Sunday, May 10, 2015

Love Nature, Hate Camping: A Manhattanite's Quest To Visit All 59 National Parks

Love Nature, Hate Camping: A Manhattanite's Quest To Visit All 59 National Parks

I'm a 31 year old woman living in Manhattan. Sadly, because of where I live, nature isn't a big part of my daily life (drinks at the Boat Basin, bike riding in Central Park, and tanning at the Jersey Shore don't really count as bouts with nature, as fun as they are...). Despite the lack of nature in my normal life, in fall of 2011, I found myself in Rocky Mountain National Park, celebrating my 28th birthday with one of my closest friends from college and one of my closest friends from high school. During a long hike, I mentioned that I love visiting national parks and that I wish I had visited more while I lived in Los Angeles since so many are more accessible to West Coasters. This lead to a conversation about how many I had visited at that point. The answer was 12 (Acadia, Glacier Bay, Grand Canyon, Grand Teton, Great Sand Dunes, Haleakala, Joshua Tree, Kings Canyon, Mesa Verde, Sequoia, Yellowstone, and Yosemite). One of my friends said that must be nearly all of the national parks and suggested I try to visit all of the ones I hadn't been over the next two years - before I turned 30.

Great idea, I agreed, until we did the research and realized that there were 58 national parks (not the 15-20 we had thought). (Note there are currently 59 national parks, the latest, Pinnacles, was added in 2013 after I started my quest.) Due to the voluminous nature of the national parks, my quest became a quest to visit 30 national parks before I turn 30 (which I've accomplished), 40 before I turn 40, and all 59 before I turn 50.

One thing I must add - though I love national parks, I hate camping. I tried camping twice as a child and hated it both times. I have no desire to sleep on the ground with no running water. Accordingly, all of my national park trips involve hotel stays, preferably nice hotels, where available. (I haven't tried glamping yet though; I don't think I'd like it.)

On my quest, a common question I get is "what are the national parks?" Below is a list of our nation's 59 national parks. The parks in red are the ones I have visited (and will be blogging about). The parks in green are the ones I still need to visit.

American Samoa
Big Bend 
Black Canyon of the Gunnison 
Bryce Canyon  
Capitol Reef 
Carlsbad Caverns
Channel Islands 
Crater Lake
Cuyahoga Valley
Death Valley
Dry Tortugas
Gates of the Arctic
Glacier Bay
Grand Canyon
Grand Teton 
Great Basin
Great Sand Dunes 
Great Smoky Mountain
Guadalupe Mountains
Hawai'i' Volcanoes
Hot Springs
Isle Royale
Joshua Tree 
Kenai Fjords 
Kings Canyon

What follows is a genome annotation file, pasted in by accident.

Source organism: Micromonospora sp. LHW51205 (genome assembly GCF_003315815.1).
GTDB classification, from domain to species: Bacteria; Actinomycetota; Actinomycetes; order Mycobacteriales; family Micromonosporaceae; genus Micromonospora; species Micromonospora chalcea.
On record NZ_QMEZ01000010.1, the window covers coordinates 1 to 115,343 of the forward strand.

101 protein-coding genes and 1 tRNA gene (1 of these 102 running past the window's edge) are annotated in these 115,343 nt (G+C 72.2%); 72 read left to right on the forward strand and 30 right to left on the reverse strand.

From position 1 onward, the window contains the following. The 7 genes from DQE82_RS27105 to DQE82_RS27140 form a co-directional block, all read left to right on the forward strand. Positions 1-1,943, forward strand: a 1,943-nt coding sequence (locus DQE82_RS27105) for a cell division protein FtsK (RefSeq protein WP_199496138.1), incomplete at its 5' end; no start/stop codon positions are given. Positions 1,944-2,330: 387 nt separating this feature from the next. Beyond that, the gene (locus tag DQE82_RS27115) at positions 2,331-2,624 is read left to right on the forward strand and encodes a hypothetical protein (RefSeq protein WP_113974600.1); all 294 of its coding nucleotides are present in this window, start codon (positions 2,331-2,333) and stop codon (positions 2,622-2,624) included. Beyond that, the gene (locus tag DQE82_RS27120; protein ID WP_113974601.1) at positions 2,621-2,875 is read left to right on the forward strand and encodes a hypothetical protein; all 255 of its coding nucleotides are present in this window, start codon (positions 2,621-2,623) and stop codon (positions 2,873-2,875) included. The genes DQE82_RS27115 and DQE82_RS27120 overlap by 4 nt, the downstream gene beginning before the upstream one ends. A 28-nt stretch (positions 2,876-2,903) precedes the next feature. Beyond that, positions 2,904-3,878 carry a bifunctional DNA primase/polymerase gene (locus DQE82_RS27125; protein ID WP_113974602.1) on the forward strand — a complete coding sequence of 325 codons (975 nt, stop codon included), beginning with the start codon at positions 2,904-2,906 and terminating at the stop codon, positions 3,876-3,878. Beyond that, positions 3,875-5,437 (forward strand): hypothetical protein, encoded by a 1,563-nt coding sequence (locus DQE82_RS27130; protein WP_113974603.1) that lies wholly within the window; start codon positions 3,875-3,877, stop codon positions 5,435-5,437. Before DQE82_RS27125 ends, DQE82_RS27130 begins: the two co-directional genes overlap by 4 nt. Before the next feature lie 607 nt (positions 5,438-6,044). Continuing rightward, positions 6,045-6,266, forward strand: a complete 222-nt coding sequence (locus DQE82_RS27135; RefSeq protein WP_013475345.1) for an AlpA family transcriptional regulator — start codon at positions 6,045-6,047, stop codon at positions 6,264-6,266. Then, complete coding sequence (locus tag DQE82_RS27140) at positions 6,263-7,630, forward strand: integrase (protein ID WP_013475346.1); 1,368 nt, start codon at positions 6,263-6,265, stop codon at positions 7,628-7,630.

Kobuk Valley
Lake Clark
Lassen Volcanic
Mammoth Cave
Mesa Verde
Mount Rainier
North Cascades 
Petrified Forest 
Rocky Mountain
Theodore Roosevelt
Virgin Islands
Wind Cave 
Wrangell-St. Elias  

I would like to clarify that my quest is only to visit national parks. I am not trying to visit national historic sites, national sea shores, national forests, or national monuments (though many national monuments eventually become national parks). I have nothing against these other national treasures. I simply had to put some boundaries on my quest. 

What's the best part of visiting the national parks? Not only getting into nature, learning about our country and our environment, but also taking fun trips with friends of mine from around the country. My national park trips have been with a wide assortment of friends from all parts of my life (college friends, high school friends, law school friends, NY friends, LA friends, boyfriend, family). Great revelations about boyfriends, fiances, finances, and jobs - as have minor revelations (e.g., that there's a tv show called "Pregnant and Dating") - have been had on these trips. So, follow in my footsteps, jump into nature, and rekindle your connections with your family and friends!

Read on to learn more about my quest to visit all of the national parks. Read on to learn about the national parks, the best (non-camping) places to stay when visiting the parks, and the best activities to do while visiting them. Borrow my itineraries and learn from my mistakes. 

P.S. - my other blog is not going on hiatus. I am simply going to focus that blog on my non-national park adventures and this blog on my national park adventures. (Where to put the international national parks I have visited is another question...)

Finally, if you want to take your own national park trip (which I highly recommend), feel free to retain me to be your personal national park planner! (Send me an email if you would like help planning a trip.)

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